“Come on, get the hell out of here!” a guy shouts to other workers as he exits a General Motors assembly plant in Fort Wayne, Indiana. It’s shortly before midnight on a chilly Friday, the end of second shift and a workweek capped by a “lucky” hour of overtime.
Three men climb into a 2003 Pontiac Grand Prix and start the 280-mile trip home to Janesville. These guys are “GM gypsies.” They had jobs at the nation’s oldest GM manufacturing plant in America, in Janesville, but it closed in the recession of 2008.
All three grudgingly, desperately even, took GM jobs in Indiana because they could not find decent ones in Janesville. They spend their weeknights apart from their families in cheap Fort Wayne apartments.
As the drive continues, one guy notes it is his “three-year anniversary” of this long-distance commute. “We’re not going to celebrate that,” replies another. Someone in a different carload of “GM gypsies” sends a text warning to watch their speed because a state trooper is at such-and-such Illinois milepost. When the driver finally drops off riders at their Janesville homes in the middle of the night, they set up an 8:10 a.m. Monday pickup, per usual.
And so it goes, three guys among thousands in Janesville whose lives were altered, many dramatically, by the GM plant closing.
Their tales and those of many other average Wisconsinites are told in the book “Janesville: An American Story” in release this week. My first reaction after reading the book was how it's not about politics per se. It has no liberal versus conservative viewpoint.
Instead, it sweeps the reader along on a deep and moving dive into the economics and emotions of a lost way of life, with Janesville an apt microcosm of the ravages felt throughout so much of middle-class America by wave after wave of deindustrialization.
The book’s author is Amy Goldstein, a Washington Post reporter and Pulitzer Prize winner who meticulously reconstructed what happened. She starts by describing a telephone call to Paul Ryan, the Republican Janesville congressman, from a GM executive informing him of the decision to close in June 2008. About six months later, Goldstein describes the scene of cheering, hugging and weeping as the last Tahoe sports utility vehicle rolls off the assembly line.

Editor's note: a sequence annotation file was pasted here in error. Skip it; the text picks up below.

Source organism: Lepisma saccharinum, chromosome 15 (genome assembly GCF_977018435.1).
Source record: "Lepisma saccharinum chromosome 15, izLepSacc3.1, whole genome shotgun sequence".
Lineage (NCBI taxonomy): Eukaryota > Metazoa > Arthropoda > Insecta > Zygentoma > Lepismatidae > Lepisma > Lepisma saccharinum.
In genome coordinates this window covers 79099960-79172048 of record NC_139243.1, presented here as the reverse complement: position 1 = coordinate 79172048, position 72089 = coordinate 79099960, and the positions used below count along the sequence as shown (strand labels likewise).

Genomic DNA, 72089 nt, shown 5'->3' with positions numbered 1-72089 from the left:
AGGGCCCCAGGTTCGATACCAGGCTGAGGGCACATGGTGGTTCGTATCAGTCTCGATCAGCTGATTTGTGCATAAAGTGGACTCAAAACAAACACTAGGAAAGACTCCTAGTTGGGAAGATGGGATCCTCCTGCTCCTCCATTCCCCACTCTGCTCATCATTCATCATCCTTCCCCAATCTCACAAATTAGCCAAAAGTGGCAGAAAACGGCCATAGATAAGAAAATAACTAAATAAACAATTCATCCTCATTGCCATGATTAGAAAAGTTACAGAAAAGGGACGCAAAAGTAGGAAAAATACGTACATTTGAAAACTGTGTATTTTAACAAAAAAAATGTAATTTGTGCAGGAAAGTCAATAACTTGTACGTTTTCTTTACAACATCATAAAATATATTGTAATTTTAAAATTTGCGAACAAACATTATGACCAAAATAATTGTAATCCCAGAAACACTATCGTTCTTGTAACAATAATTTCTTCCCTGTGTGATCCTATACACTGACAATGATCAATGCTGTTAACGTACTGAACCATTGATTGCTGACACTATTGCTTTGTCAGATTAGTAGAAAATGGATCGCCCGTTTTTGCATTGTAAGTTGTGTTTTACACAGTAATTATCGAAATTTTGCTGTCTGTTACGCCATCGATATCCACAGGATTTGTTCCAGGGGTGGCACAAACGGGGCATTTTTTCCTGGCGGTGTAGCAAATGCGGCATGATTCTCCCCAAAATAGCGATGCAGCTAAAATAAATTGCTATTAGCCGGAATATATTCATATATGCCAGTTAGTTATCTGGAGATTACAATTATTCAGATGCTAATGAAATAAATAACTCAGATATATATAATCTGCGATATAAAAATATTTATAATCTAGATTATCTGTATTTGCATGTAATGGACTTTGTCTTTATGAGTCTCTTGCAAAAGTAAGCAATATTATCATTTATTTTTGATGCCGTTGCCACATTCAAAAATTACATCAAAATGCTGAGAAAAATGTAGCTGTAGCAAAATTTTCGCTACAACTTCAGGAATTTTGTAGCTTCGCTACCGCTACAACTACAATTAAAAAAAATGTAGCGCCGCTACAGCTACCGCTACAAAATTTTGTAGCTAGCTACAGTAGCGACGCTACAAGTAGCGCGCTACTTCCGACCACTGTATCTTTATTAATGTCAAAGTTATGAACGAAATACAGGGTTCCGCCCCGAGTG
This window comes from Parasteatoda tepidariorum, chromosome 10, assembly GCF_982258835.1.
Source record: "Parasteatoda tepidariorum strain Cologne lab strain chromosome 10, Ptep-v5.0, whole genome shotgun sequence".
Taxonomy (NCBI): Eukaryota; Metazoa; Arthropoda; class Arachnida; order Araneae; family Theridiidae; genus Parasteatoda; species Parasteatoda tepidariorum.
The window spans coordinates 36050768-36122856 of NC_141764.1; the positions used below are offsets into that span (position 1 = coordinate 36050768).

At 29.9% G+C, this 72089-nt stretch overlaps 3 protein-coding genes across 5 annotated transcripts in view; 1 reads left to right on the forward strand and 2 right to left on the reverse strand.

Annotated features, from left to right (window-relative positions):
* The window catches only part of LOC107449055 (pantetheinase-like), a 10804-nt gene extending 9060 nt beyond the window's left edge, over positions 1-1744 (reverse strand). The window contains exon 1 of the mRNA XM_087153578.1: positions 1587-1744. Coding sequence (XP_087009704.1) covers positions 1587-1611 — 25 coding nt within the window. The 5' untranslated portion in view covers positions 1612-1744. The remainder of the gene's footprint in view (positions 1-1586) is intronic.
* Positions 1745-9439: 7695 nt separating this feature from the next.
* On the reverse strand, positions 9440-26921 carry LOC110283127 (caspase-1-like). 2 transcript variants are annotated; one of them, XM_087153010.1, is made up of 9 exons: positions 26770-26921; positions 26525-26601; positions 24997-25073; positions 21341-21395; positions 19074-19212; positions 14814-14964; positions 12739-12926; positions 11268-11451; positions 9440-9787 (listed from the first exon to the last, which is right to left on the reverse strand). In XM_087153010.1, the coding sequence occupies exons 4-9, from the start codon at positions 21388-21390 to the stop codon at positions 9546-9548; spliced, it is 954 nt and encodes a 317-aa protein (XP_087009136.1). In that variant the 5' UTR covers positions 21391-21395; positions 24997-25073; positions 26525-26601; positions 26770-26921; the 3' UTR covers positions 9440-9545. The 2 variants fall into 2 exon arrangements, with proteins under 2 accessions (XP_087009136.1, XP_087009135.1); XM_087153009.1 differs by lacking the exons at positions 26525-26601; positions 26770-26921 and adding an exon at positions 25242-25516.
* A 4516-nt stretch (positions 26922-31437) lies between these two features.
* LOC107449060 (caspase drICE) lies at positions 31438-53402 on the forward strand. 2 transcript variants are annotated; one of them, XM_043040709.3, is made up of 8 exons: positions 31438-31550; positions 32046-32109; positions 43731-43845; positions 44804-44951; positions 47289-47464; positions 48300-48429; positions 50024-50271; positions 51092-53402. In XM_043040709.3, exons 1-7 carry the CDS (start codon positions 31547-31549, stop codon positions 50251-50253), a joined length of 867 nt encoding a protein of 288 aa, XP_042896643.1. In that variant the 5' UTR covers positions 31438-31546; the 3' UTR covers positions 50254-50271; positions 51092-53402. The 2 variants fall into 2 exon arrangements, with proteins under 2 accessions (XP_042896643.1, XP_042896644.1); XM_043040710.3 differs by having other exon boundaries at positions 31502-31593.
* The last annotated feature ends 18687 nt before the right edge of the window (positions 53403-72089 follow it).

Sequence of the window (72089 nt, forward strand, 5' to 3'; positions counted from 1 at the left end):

Goldstein spent three years away from her job covering health care and social policy issues for the Post researching and writing.
When we talked last week, I told her I found her book to be politically instructive even as her writing was utterly apolitical. “That’s exactly what I was aiming for,” Goldstein said.
Yes, the book has political names familiar to a Wisconsin audience: Ryan, Jim Doyle, Scott Walker, Russ Feingold, Tim Cullen. And the book recounts the political roles each played in Janesville’s struggle. Yet they are bit players.
The main actors in the book are families named Vaughn and Whiteaker and others for whom GM had been a solid union job and way of life — and often had been for their parents before them — and how it all went away.
Still, the book strikes political chords.
It explains how Diane Hendricks, the billionaire business owner and Republican funder, was a leader and donor to Rock County 5.0, an economic development initiative. The book notes how Hendricks and Walker famously discussed Walker’s strategy to dismantle unions by going after public unions first, what the governor infamously called “divide and conquer.” Later in the book, Goldstein notes that Hendricks gave $1.9 million to support Donald Trump and another $8 million to a super PAC running negative ads against Hillary Clinton, which earned her a spot on Trump’s inaugural committee.
But politics aside, the unambiguous goal of “Janesville” is to describe the human anguish in its many forms, an anguish that ended in suicide for one woman Goldstein writes about.
In another story, two teen-age daughters, one working at Culver’s, give money to their mother for groceries while they are shopping at Woodman’s, so their proud, unemployed father is not aware. To a Wisconsin reader, the familiar business names sharpen the story’s poignancy.
Goldstein told me she chose Janesville in part because the city had not experienced economic devastation earlier and was seeking to tell what she considered an under told national story: “I had a sense what was getting lost was the real appreciation of what it means to have work go away. So, I had this idea to do a close-up of one community that had lost a lot of work.”
I was struck by how her book was devoid of racial undertones so common when the subject is white, working-class resentment. Race only comes up once, in her describing a rivalry between predominantly white Janesville and neighboring Beloit, its more racially diverse southern neighbor. But their rivalry, she asserts, has never been “overtly about race,” but about economics and other factors.
Goldstein said her book was not written to draw sociological connections to explain Trump’s victory. She began work on it, after all, in 2011. Trump’s name is not even mentioned until page 292, in her epilogue: “What has happened in Janesville fails to align with the common wisdom” of the 2016 election, she writes. She points to the fact that Clinton prevailed with 52 percent in Rock County.
Yet, in my interview, she acknowledges the connection: “Janesville is still a union town even though most of its union jobs have gone away. And in its voting habits, it’s still a Democratic town.
“But the kind of experiences that Janesville went through when it lost so many jobs are akin to the experiences of other communities that are less Democratic and caused working-class people to think that electing Donald Trump was a good idea.”
That said, Goldstein’s greatest accomplishment in “Janesville” is helping the rest of us genuinely feel what living this slow-motion nightmare is actually like.
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